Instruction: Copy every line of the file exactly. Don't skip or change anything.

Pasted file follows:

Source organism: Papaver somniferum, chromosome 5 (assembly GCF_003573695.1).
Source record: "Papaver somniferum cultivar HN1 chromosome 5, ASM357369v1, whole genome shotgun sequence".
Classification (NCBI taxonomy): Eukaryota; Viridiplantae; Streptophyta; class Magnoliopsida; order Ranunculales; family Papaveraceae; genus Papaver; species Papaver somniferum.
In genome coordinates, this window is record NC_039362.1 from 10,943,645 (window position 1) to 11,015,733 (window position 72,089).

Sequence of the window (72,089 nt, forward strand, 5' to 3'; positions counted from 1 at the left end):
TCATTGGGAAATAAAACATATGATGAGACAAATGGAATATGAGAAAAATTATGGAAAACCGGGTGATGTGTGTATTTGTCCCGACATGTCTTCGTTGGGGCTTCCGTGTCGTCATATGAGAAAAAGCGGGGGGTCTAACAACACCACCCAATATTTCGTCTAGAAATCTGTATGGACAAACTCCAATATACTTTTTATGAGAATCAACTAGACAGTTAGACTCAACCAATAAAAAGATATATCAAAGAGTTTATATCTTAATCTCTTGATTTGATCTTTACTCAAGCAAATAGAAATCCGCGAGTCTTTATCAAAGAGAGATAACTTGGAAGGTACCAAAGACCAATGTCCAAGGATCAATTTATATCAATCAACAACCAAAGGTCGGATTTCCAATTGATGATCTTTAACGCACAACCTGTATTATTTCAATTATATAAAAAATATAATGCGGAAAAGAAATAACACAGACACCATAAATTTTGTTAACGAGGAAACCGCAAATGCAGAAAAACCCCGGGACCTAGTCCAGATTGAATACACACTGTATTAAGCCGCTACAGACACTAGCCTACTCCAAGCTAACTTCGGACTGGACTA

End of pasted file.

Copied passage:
Source organism: Papaver somniferum, chromosome 5 (assembly GCF_003573695.1).
Source record: "Papaver somniferum cultivar HN1 chromosome 5, ASM357369v1, whole genome shotgun sequence".
Classification (NCBI taxonomy): Eukaryota; Viridiplantae; Streptophyta; class Magnoliopsida; order Ranunculales; family Papaveraceae; genus Papaver; species Papaver somniferum.
In genome coordinates, this window is record NC_039362.1 from 10,943,645 (window position 1) to 11,015,733 (window position 72,089).

Sequence of the window (72,089 nt, forward strand, 5' to 3'; positions counted from 1 at the left end):
TCATTGGGAAATAAAACATATGATGAGACAAATGGAATATGAGAAAAATTATGGAAAACCGGGTGATGTGTGTATTTGTCCCGACATGTCTTCGTTGGGGCTTCCGTGTCGTCATATGAGAAAAAGCGGGGGGTCTAACAACACCACCCAATATTTCGTCTAGAAATCTGTATGGACAAACTCCAATATACTTTTTATGAGAATCAACTAGACAGTTAGACTCAACCAATAAAAAGATATATCAAAGAGTTTATATCTTAATCTCTTGATTTGATCTTTACTCAAGCAAATAGAAATCCGCGAGTCTTTATCAAAGAGAGATAACTTGGAAGGTACCAAAGACCAATGTCCAAGGATCAATTTATATCAATCAACAACCAAAGGTCGGATTTCCAATTGATGATCTTTAACGCACAACCTGTATTATTTCAATTATATAAAAAATATAATGCGGAAAAGAAATAACACAGACACCATAAATTTTGTTAACGAGGAAACCGCAAATGCAGAAAAACCCCGGGACCTAGTCCAGATTGAATACACACTGTATTAAGCCGCTACAGACACTAGCCTACTCCAAGCTAACTTCGGACTGGACTA